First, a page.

21-25 May 2012
New York City, NY, USA
US/Eastern timezone

Operational Experience with the ALICE High Level Trigger

24 May 2012, 13:30
4h 45m
Rosenthal Pavilion (10th floor) (Kimmel Center)

Rosenthal Pavilion (10th floor)

Kimmel Center

Poster Online Computing (track 1) Poster Session


Artur Szostak (University of Bergen (NO))


The ALICE High Level Trigger (HLT) is a dedicated real-time system for on-line event reconstruction and triggering. Its main goal is to reduce the large volume of raw data that is read out from the detector systems, up to 25 GB/s, by an order of magnitude to fit within the available data acquisition bandwidth. This is accomplished by a combination of data compression and triggering. When a reconstructed event is selected by the HLT trigger algorithms as interesting for physics then it is recorded, otherwise the raw data for that event is discarded. The combination of both approaches allows for flexible strategies for data reduction. A second but equally vital function of the HLT is on-line monitoring. The HLT has access to all raw data and status information from the detectors during data taking. Combined with on-line event reconstruction the HLT becomes a powerful monitoring tool for ensuring data quality. Many problems can only be spotted easily when looking at the high level information on the physics level. In addition, on-line compression and triggering must be monitored live during data taking to ensure stability of the system and quality of recorded data. A very high computational load is placed on the HLT to perform its tasks, in particular during event reconstruction and compression. A large dedicated computing cluster for on-line operations is used, which comprises 206 individual machines, 2744 CPU cores, 64 GPUs, 5.24 TB of distributed memory; all interconnected with an InfiniBand network and Gigabit Ethernet for management. There are an additional 43 machines which provide a development and testing environment, infrastructure support and storage. Running a large complex system like the HLT in production data taking mode proves to be a challenge. During the 2010 pp and Pb-Pb running period many problems were experienced that lead to a sub-optimal operational efficiency. Lessons were learned and certain crucial changes were made early in 2011 to prepare for the 2011 Pb-Pb run, in which HLT would have a vital role performing data compression for the largest detector in ALICE, the Time Projection Chamber (TPC). Key changes such as separation of the production part of the system from the supporting infrastructure and upgrading to a mass storage system more suited to the HLT performance requirements has lead to higher stability, improved operational efficiency and reduction in startup latency of the system during runs. A overview of the status of the HLT, experience from 2010 and 2011 production runs and important lessons learned are presented. Emphasis is given to the overall performance, showing a overall reduction in failure rates between 2010 and 2011, attributed to the significant improvements made to the system. Finally, further opportunities for improvement are identified and discussed, based on the experience gained in the 2011 Pb-Pb run.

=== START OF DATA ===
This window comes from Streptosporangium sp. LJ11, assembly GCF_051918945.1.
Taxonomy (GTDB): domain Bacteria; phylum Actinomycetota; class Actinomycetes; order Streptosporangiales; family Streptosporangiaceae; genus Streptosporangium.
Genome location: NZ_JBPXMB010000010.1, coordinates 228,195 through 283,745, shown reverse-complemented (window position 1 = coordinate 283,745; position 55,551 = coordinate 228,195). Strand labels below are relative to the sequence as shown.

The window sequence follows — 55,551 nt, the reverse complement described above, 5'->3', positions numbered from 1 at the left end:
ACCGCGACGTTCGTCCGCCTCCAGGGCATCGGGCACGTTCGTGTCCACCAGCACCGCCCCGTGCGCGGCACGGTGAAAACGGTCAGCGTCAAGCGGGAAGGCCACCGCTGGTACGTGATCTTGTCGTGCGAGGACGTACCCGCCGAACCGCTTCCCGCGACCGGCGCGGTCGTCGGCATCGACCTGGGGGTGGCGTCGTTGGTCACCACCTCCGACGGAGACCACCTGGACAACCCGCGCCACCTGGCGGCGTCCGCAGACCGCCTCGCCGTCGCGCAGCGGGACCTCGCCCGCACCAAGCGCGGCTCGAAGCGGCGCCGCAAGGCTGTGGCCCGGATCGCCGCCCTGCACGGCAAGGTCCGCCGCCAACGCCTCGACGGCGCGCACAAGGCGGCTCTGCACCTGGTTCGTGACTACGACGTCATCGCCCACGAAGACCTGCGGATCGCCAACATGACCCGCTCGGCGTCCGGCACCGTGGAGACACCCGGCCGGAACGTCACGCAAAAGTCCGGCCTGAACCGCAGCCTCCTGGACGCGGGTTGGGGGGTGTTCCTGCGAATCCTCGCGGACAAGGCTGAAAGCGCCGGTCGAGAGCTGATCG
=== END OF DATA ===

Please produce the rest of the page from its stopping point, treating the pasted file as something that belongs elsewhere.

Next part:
Primary author

Artur Szostak (University of Bergen (NO))

Presentation Materials